Forbes Contributor Todd Wasserman Examines how Social Networks, Gaming, and Dating Sites Have created an Entirely New Segment Online Called Social Discovery
NEW YORK, NEW YORK, UNITED STATES, May 26, 2021 /EINPresswire.com/ — If you had a crystal ball 15 or so years ago, maybe you would have predicted that Facebook was on its way to becoming a social behemoth. And maybe you would have invested in Zoom and other virtual technologies that connect people during times when physical distance is considered a matter of life and death.
Without a crystal ball showing predictive visions of the future, our next best sources of information that enables us to make real, informed, intelligent and bold predictions are data. And luckily, there is no shortage of data right now.
Social Platforms and Social Discovery
The use of social platforms was already trending upward and then multiplied significantly during the pandemic, illustrating our need for human connection. As the world shut down in March 2020, users continued to rely on the social discovery available online. Users turned increasingly to gaming spaces such as Twitch, photo- sharing apps such as Instagram, video shorts on TikTok, and dating platforms like Dating.com. Even Facebook launched its own dating platform, as though there weren’t enough people on Facebook all day. On these platforms, people found entertainment, community, social connection, and even purpose.
The increased use of these platforms has created an influx of data that offer a glimpse into the minds, behaviors, and motivators of users seeking connections, interactions, friendships and even an escape from reality. This new and improved world of social discovery is founded in its corresponding data, but the vision continues to be transformed by the aspirational behaviors of individuals, and the impact of the events going on in the world around us.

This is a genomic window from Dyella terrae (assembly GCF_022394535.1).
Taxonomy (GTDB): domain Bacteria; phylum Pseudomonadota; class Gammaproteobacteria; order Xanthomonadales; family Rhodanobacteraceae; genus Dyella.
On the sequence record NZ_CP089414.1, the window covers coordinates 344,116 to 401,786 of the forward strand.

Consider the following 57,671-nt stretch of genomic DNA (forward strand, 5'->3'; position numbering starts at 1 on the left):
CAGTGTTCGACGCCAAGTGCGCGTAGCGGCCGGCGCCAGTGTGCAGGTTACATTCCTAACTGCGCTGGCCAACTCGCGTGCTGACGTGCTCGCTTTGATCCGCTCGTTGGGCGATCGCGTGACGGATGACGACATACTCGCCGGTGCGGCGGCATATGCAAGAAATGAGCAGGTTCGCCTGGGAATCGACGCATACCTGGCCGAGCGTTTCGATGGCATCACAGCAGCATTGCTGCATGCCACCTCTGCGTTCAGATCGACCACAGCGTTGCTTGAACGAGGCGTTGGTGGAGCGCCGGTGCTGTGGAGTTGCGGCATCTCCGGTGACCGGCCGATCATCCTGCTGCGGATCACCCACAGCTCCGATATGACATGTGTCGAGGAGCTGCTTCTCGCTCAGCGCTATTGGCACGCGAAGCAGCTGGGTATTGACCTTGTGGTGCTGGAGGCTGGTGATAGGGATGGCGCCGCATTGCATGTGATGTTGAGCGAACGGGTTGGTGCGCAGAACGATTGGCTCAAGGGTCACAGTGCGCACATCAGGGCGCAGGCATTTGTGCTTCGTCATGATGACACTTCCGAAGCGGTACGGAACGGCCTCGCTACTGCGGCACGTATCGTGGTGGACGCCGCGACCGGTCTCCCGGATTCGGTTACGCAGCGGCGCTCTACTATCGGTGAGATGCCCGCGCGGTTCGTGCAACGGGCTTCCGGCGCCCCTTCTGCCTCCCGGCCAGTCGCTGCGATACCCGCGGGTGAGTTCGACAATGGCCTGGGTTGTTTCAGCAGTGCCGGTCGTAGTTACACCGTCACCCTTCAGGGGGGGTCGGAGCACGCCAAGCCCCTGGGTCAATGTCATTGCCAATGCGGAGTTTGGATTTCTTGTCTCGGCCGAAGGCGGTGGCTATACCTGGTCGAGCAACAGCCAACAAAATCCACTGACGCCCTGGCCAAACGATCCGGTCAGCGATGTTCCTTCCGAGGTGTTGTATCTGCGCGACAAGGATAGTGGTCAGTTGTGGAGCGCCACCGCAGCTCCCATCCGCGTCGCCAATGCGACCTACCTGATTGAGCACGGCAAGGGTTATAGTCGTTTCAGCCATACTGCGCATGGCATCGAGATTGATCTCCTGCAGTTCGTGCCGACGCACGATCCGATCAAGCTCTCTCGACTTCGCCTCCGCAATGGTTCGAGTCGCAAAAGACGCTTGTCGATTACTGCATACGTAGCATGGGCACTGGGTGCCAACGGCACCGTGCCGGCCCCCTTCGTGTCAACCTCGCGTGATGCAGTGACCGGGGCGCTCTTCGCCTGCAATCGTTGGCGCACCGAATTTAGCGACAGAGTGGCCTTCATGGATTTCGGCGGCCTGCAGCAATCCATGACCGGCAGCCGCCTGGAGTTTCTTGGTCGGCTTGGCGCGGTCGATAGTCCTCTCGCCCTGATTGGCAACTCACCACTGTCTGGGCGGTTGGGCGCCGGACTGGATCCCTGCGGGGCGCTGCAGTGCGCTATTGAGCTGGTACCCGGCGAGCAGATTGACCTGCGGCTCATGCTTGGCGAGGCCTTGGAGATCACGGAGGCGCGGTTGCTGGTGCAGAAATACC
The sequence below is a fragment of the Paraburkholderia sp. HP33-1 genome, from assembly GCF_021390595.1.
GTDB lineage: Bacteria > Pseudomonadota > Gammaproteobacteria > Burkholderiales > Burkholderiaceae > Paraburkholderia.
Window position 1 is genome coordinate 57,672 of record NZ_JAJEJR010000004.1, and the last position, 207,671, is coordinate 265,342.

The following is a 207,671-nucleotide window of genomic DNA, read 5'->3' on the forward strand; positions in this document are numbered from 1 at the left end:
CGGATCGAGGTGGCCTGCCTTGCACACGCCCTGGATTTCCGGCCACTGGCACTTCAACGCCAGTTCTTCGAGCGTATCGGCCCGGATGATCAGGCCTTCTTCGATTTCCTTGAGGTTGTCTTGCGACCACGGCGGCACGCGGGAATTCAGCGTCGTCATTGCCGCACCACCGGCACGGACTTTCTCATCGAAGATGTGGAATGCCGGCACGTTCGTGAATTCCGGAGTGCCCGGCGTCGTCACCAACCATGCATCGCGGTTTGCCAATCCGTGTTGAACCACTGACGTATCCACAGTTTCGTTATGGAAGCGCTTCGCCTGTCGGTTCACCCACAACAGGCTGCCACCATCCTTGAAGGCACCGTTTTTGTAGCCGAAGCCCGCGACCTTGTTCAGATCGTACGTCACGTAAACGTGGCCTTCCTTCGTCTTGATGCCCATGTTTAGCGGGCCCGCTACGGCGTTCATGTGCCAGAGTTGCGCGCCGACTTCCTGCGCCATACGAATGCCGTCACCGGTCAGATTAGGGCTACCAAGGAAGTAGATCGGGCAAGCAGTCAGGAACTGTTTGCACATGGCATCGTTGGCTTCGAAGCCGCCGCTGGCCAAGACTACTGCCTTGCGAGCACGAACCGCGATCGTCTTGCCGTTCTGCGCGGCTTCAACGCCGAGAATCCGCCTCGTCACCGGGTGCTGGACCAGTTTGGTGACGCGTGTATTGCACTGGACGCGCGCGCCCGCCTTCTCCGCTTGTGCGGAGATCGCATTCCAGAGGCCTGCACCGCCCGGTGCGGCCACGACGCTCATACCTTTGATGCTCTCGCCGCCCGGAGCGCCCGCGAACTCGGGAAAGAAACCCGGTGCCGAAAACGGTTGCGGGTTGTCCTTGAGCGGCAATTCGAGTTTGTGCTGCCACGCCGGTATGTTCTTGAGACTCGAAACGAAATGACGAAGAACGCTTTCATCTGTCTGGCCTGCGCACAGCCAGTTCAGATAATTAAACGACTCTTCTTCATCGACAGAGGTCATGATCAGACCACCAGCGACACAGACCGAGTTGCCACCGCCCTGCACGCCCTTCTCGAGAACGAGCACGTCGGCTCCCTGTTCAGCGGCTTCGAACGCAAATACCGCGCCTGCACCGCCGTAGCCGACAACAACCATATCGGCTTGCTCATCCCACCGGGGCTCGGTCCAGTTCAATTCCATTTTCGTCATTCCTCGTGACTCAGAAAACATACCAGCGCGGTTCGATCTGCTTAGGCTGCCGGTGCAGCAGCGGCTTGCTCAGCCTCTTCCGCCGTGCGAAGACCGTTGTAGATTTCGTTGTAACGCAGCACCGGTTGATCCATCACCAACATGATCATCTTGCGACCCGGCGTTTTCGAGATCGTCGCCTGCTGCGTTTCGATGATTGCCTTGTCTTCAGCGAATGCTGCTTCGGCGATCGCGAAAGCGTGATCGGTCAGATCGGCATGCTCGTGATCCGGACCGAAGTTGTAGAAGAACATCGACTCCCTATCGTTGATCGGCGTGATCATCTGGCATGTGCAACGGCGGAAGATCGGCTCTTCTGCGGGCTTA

Social Discovery Data Enabling More Meaningful Connections
While social data is plentiful and growing, there is a shortage of those who understand how to find the right data, mine it, and extrapolate actionable, beneficial insights. But with access to data through extensive social discovery methods, effective data mining demonstrates how evaluating unrestricted human behaviors can be wildly valuable for companies. And even more so, it’s valuable for fostering valuable human connections through methods that users actually want and seek.
More specifically, the future of the online dating and social discovery segment continues to transform. It is headed toward a safer, more effective space that is targeting how people want to engage with each other and how they can fulfill basic human needs. I asked Bill Alena, the chief investment officer at Dating Group how he sees this segment trending.
“We bought DilMil, a connection site for Indian immigrants in the U.S., just before the pandemic hit. And it grew more than 50 percent this year after we made some adjustments,” said Alena. “We’re bullish on this segment—providing tailored experiences to endemic audiences for connecting, dating, music and other entertainment, and we’re planning an expansion into south Asia and anticipating other acquisitions around the world.”
Rather than looking into that crystal ball, the data we are mining today tells us that segmented platforms that hone in on characteristics that create a common thread are more likely to engage users and thrive than generalized social spaces. And platforms leveraging technologies such as anonymous (and safe) messaging and informal video conversations create connections on an entirely other, fuller level. Put simply, they work better, and for more people.
This is how social discovery and data are changing the way we socialize, connect, and ultimately, understand one another. They are helping us fulfill the basic human needs that were threatened when our normal communication methods were halted. Your teenage kid probably spent more time with his or friends on TikTok or playing Fortnight in the past year than he or she did on the phone or, certainly, in person. That’s not going to change so much. There’s no going back, even after the world opens back up.
Mark A Naples
email us here